Arizona continues its campaign to stamp out all aspects of minority existence with a proposed law that would deny birth certificates to children of illegal immigrants in the state. From Rep. John Kavanagh, a Republican supporter of the bill:
“If you go back to the original intent of the drafters … it was never intended to bestow citizenship upon (illegal) aliens,” said Kavanagh, who also supported Senate Bill 1070 — the law that gave Arizona authorities expanded immigration enforcement powers.
There’s a slight problem with the legislation: it blatantly violates the 14th Amendment to the U.S. Constitution. Section 1 of the 14th Amendment:
All persons born or naturalized in the United States, and subject to the jurisdiction thereof, are citizens of the United States and of the state wherein they reside. No state shall make or enforce any law which shall abridge the privileges or immunities of citizens of the United States; nor shall any state deprive any person of life, liberty, or property, without due process of law; nor deny to any person within its jurisdiction the equal protection of the laws.
I love it when present-day lawmakers use the phrase “it was never the intent” when they begin theorizing what the Framers of our government meant when they enacted laws. The 14th Amendment, like the 13th and 15th Amendments, were enacted during Reconstruction to extend full citizenship to newly freed slaves. The 14th Amendment granted citizenship to the children of former slaves who were born before the end of the Civil War and the Emancipation Proclamation. It overruled the Dred Scott decision of 1857, which declared blacks were not and could never be citizens of the U.S. Slaves were not considered citizens (HELLO, they were counted as three-fifths of a person), thus not given the full protection of the law.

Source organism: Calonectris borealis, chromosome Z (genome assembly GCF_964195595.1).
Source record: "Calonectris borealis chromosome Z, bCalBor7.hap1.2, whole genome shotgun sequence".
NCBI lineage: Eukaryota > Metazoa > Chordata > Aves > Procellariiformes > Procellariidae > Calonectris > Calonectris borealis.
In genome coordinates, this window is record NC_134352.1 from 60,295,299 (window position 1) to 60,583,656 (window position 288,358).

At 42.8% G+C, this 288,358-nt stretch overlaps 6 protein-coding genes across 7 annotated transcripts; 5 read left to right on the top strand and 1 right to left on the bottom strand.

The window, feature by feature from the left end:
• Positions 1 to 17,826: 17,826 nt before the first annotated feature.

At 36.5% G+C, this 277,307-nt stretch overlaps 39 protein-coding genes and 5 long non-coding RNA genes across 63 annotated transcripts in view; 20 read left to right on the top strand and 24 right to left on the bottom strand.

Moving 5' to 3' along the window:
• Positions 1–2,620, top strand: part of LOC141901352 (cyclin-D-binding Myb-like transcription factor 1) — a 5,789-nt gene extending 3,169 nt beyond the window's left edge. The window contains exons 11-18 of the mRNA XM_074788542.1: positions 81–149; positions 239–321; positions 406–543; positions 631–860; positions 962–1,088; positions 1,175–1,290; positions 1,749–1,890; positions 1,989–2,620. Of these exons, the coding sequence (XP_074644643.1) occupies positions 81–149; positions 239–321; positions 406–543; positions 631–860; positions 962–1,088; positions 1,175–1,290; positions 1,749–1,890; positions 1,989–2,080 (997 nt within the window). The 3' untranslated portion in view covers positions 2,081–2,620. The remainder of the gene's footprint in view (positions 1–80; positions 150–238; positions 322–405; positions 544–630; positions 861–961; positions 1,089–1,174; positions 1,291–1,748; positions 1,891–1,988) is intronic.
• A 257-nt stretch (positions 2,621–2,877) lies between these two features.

Present-day states rights lawmakers, looking to seize on the thriving anti-Hispanic sentiment harbored by many of their constituents, consistently use the “intent” argument to push their anti-immigrant, racist, xenophobic and nationalist agendas down the throats of the citizenry at large. This law, much like the racist “Papers, Please” law enacted in that state earlier this year, oversteps the state’s authority in enforcing citizenship and violates the basic constitutional right granted to every citizen.
No matter how the representative from Arizona wants to frame his racist, anti-immigrant argument, the bottom line is no state has the legal authority to revoke the rights granted to us in the Constitution, including the children of illegal immigrants.